In the excellent CWS preview by D1Baseball.com, the D1 Baseball Staff provides the following table:
|TEAM||Scoring (Rank)||AVG (Rank)||OBP (Rank)||SLG (Rank)||HR (Rank)||SB (Rank)||ERA (Rank)||BB/9 (Rank)||SO/9 (Rank)||FLD % (Rank)|
|Virginia||5.5 (134)||.273 (147)||.361 (128)||.377 (169)||32 (124)||38 (224)||3.52 (56)||4.17 (200)||8.4 (26)||.969 (110)|
|CS Fullerton||5.0 (184)||.265 (197)||.365 (104)||.355 (230)||20 (207)||68 (76)||2.84 (8)||1.72 (1)||8.4 (21)||.968 (130)|
|TCU||6.0 (80)||.289 (63)||.371 (82)||.378 (164)||27 (152)||117 (5)||2.38 (2)||2.19 (6)||8.4 (24)||.978 (9)|
|Arkansas||6.0 (73)||.289 (60)||.379 (44)||.431 (39)||52 (26)||53 (147)||4.06 (102)||4.49 (234)||7.7 (78)||.976 (30)|
|LSU||7.0 (16)||.316 (4)||.380 (40)||.460 (15)||50 (31)||126 (4)||2.84 (10)||3.27 (78)||8.1 (45)||.977 (19)|
|Florida||6.9 (18)||.299 (22)||.383 (31)||.455 (19)||60 (13)||79 (44)||3.22 (30)||2.61 (20)||8.1 (43)||.985 (1)|
|Vanderbilt||6.9 (17)||.295 (38)||.386 (25)||.464 (10)||66 (6)||102 (12)||2.96 (17)||4.15 (199)||9.7 (1)||.978 (13)|
|Miami||8.4 (2)||.311 (6)||.422 (1)||.465 (9)||62 (11)||88 (28)||3.02 (20)||3.06 (58)||7.7 (79)||.971 (69)|
As such, it's clear that while LSU is quite the balanced team, they really stand out on offense - particularly in batting average and running the bases. There are no holes in their lineup, and 4 guys have north of 20 steals on the year (led by Alex Bregman's hard to believe 37). However, their pitching stats are a bit surprising. As someone who has watched about half of their games on the season, I would write something like this in a scouting report: "Though Friday starter freshman RHP Alex Lange can be dominant and Saturday starter sophomore LHP Jared Poche can beat you, the Tigers have no more than average pitching depth behind them. Further, as the LSU offense has often bludgeoned teams into giving up early on in games, it's likely the Tigers bullpen has yet to be tested, and a bulk of their innings amassed this year can be categorized as mop-up duty."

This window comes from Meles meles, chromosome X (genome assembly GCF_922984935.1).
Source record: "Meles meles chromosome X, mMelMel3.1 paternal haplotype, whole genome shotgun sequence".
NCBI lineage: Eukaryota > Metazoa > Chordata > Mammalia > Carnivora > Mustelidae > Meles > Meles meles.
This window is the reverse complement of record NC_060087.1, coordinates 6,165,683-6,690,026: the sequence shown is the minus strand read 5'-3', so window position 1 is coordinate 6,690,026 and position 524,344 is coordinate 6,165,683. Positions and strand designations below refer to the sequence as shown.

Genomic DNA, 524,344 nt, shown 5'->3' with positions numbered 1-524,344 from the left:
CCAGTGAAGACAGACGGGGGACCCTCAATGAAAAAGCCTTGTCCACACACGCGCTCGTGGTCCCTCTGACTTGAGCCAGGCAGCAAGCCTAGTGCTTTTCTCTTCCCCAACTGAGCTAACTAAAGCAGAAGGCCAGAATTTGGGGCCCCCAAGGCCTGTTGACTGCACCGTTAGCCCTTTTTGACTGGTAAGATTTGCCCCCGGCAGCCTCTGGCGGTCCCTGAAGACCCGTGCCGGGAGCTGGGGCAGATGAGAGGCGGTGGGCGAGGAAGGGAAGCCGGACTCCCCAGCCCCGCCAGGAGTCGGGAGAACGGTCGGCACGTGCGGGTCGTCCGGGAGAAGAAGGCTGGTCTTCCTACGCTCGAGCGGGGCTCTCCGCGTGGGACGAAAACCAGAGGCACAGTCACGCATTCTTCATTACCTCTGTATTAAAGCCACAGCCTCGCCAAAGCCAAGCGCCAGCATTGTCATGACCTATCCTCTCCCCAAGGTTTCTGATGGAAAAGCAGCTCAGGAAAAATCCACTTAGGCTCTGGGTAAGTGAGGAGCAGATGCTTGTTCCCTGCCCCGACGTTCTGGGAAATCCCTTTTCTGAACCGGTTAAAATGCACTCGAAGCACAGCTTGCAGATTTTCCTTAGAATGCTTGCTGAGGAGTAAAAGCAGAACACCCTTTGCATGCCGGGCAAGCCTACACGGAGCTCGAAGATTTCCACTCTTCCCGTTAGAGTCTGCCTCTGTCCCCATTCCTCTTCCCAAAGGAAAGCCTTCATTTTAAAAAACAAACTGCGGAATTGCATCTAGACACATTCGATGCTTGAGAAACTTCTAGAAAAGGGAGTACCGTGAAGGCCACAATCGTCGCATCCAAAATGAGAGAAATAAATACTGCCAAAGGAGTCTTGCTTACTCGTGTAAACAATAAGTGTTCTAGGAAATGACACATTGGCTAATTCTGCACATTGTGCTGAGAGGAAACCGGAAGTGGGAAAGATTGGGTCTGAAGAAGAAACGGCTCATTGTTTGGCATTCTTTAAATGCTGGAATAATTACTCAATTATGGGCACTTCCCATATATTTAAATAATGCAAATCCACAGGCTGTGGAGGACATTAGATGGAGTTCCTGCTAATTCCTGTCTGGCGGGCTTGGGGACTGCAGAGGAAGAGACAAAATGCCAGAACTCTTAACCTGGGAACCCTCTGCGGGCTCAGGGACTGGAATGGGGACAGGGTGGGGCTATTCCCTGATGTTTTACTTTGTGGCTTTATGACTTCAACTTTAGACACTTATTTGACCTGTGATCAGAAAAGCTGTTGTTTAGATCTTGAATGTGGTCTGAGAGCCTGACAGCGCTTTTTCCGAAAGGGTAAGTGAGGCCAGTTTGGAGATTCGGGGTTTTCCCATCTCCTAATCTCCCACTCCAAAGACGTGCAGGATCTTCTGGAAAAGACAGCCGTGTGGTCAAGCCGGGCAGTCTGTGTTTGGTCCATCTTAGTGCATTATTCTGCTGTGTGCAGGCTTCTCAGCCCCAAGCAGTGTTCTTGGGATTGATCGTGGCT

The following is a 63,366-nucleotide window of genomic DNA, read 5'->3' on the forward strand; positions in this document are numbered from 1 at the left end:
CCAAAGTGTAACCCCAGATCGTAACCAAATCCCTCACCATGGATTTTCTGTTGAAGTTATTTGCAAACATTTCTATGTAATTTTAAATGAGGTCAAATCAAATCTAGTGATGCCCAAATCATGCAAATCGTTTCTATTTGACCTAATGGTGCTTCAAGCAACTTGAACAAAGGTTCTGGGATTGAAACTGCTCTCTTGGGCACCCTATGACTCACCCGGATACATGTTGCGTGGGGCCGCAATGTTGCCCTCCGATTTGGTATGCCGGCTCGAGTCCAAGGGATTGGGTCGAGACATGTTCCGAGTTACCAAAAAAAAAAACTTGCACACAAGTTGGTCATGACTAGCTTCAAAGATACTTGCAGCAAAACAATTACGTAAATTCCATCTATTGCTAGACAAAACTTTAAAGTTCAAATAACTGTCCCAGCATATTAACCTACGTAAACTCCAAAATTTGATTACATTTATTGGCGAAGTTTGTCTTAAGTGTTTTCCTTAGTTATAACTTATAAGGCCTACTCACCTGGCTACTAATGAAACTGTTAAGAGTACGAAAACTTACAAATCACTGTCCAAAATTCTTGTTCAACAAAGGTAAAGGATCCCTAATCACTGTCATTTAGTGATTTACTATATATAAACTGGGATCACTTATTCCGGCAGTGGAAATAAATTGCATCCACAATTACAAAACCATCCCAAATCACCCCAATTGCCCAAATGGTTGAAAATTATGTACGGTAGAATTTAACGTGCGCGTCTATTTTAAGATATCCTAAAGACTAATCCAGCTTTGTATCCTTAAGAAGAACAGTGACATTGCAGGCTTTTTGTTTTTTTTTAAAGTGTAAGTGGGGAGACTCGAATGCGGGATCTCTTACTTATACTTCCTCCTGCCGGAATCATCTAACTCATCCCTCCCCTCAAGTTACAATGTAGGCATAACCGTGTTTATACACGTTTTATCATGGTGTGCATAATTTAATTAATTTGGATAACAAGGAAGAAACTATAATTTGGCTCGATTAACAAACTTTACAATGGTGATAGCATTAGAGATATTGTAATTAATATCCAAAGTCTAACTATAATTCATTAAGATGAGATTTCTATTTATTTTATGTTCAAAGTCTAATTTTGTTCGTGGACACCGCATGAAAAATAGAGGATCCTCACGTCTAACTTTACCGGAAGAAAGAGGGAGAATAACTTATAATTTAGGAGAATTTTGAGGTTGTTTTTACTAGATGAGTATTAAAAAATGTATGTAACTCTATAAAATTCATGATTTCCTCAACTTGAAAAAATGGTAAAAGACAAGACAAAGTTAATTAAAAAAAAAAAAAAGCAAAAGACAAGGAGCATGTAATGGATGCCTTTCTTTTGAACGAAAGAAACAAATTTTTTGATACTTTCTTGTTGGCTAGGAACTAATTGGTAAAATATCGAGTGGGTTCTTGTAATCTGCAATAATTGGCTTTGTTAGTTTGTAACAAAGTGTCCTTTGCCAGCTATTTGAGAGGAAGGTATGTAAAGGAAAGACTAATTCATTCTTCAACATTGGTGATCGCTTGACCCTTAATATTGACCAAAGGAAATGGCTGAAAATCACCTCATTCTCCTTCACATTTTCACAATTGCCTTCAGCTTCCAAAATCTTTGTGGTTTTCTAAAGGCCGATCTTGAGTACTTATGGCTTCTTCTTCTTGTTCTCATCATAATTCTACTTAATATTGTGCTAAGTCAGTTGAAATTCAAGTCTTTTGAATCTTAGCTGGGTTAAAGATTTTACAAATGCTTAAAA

To be clear, Alex Lange is the real deal, and I would hate to be TCU and have to face him Sunday afternoon. Barring a herculean pitching performance by the Horned Frogs, or a rare bad day by Lange, it's tough not to project LSU into the winner's bracket.
However, after Lange (and maybe Poche on a good day), no one scares me. Sure closer Jesse "Kevin" Stallings has 12 saves and a 2.23 ERA, but he has lost control of his fastball late in the season, and Tigers coach Paul Manieri has had to go to a closer by committee arrangement with Parker Bugg, Hunter Newman, and Zac Person the usual suspects. All are good pitchers, but none of them have wipe-out stuff. Even day 2 starter Jared Poche, who has been quite good on the season, is more of a guy who has to beat you by hitting corners and changing speeds than someone whose arm carries him.
After reading many CWS previews, it appears no analyst agrees with me that the Tiger arms past Lange and Poche are a weakness, but none of them have identified their pitching depth as a strength, either. Potato po-tah-to? Or do I see it differently from them? I think it's the latter, but I also trust my eye.